Card Not Present Fraud , Cybercrime , Fraud Management & Cybercrime

Russian Cybercriminal Behind 'Cardplanet' Site Sentenced

Aleksey Burkov's Website Trafficked in Stolen Payment Card Data
Russian Cybercriminal Behind 'Cardplanet' Site Sentenced

Aleksey Burkov, a Russian national who operated a site called "Cardplanet" that trafficked in stolen payment card data used to make millions of dollars in fraudulent purchases, has been sentenced to nine years in federal prison, according to the U.S. Justice Department.

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After spending years as a fugitive before being arrested by Israeli police in 2015, Burkov pleaded guilty in January to multiple federal charges, including access device fraud; conspiracy to commit computer intrusion, identity theft, wire and access device fraud; and money laundering.

By pleading guilty to those charges, Burkov, 30, faced a possible 15-year federal prison sentence. Instead, U.S. District Judge T.S. Ellis III handed down a nine-year prison term on Friday.

The 108-month prison sentence will incorporate time served, which means that Burkov could be freed in a little over four years' time, according to the sentencing document filed in the case. He must also serve three years of supervised release, according to court papers.

Reached on Friday, Burkov's court appointed attorney, Gregory Stambaugh, declined to comment. In a statement that he read before the judge, Burkov expressed regret for his cybercriminal activities.

"In my early days when I was a child I met some hackers and began a wrong path in life," Burkov told the judge before sentencing. "At that time I could not differentiate the good from the bad and the [life] outside the law became customary for me. Only in jail did I realize how wrong my life path was. I realized and accepted my guilt and reevaluated my life."


Between 2009 and 2013, the Cardplanet site trafficked in more than 150,000 stolen credit and debit cards, mainly issued through U.S. banks and financial institutions, according to a federal indictment. Prosecutors estimate that more than $20 million in fraudulent purchases were made using those cards (see: Russian National Charged in Payment Card Scheme).

Burkov, who has been described in court documents as an IT specialist from Saint Petersburg, Russia, built and operated the Cardplanet site, which trafficked in payment card data that included the account holder's name, account number, card verification value number and expiration date, federal prosecutors say.

The site acted as a clearinghouse, with cybercriminals buying and selling this stolen information, according to the Justice Department. Burkov advertised the Cardplanet services on underground forums, especially Russian-language sites. The site was hosted on a server located in Virginia, according to the indictment.

Depending on where the cards were issued, as well as the personal information of the cardholder, the data could sell for between $2.50 and $60 for each card, according to the indictment. Burkov also developed a "checker," which could validate the stolen credentials for buyers. And the site even offered a refund policy if the stolen cards didn't work, prosecutors say.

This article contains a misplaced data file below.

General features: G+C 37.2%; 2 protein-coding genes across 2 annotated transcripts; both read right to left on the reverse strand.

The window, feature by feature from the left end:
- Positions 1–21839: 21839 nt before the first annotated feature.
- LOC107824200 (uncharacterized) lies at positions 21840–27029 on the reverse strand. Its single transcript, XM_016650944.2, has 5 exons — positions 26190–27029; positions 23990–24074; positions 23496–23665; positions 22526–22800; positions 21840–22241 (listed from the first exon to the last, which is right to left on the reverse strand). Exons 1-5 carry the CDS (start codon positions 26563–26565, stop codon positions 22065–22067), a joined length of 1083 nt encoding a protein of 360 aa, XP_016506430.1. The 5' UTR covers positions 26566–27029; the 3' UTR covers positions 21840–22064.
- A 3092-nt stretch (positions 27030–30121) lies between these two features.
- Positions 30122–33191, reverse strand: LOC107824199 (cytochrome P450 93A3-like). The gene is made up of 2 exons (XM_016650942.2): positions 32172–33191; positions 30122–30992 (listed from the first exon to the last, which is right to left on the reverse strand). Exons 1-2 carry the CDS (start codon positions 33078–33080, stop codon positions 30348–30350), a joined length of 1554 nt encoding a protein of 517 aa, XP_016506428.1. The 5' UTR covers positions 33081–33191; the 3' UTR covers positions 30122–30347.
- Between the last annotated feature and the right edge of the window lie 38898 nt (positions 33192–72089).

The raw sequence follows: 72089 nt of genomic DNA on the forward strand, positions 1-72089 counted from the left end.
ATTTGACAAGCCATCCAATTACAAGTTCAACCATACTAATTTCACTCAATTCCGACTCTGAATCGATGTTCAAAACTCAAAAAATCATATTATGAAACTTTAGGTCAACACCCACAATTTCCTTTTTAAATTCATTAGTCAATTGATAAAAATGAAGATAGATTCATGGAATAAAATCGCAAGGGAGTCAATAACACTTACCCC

In most cases, cybercriminals used the stolen data to make purchases from stores and online e-commerce sites. Since Cardplanet operated before the popularity of bitcoin, Burkov accepted payments using other digital currencies, such as Liberty Reserve or WebMoney, as well as conventional payments from Western Union, according to the indictment.

Cardplanet ceased operations in 2013, and Burkov remained a fugitive until he crossed over from Egypt into Israel in 2015 and was arrested by Israeli police. He remained in custody there until November 2019, when authorities extradited him to the U.S. to face charges in Virginia.

'Direct Connection'

In addition to Cardplanet, Burkov and several other unnamed co-conspirators operated other underground forums for "elite" cybercriminals, according to court documents.

Unlike Cardplanet, which was public-facing, one of these secondary sites, called "Direct Connection," operated in secret, prosecutors say. To gain membership into this cybercrime forum, prospective members needed three existing members to "vouch" for their reputation among other cybercriminals; they also had to pay about $5,000 as “insurance,” according to the indictment.

Once accepted, members of Direct Connection could then use the forum to help plan other crimes, buy services or exchange information with other cybercriminals, the court documents show.

International Affair

The long-running case against Bukov also involved on-again and off-again negotiations between the U.S., Israel and Russia (see: 'Soviet Tactics': Russia Tries Prisoner Swap for Hacker).

Before the U.S. indictment against Burkov was unsealed, news reports from Israel described how Russian officials attempted to swap Israeli-American citizen Naama Issachar, who was being held in Russia on marijuana possession charges, for Bukov, who was being detained in Israel at the time.

Russian officials, according to news media reports, wanted Burkov to return home to face different criminal charges there. After a long court battle that started in 2015, the Israeli government signed extradition papers in November 2019 to send Burkov to the U.S. to face the charges there, according to news reports.

In January, Russian President Vladimir Putin issued a pardon for Issachar and she returned to Israel, according to the BBC.

Managing Editor Scott Ferguson contributed to this report.

About the Author

Akshaya Asokan

Akshaya Asokan

Senior Correspondent, ISMG

Asokan is a U.K.-based senior correspondent for Information Security Media Group's global news desk. She previously worked with IDG and other publications, reporting on developments in technology, minority rights and education.

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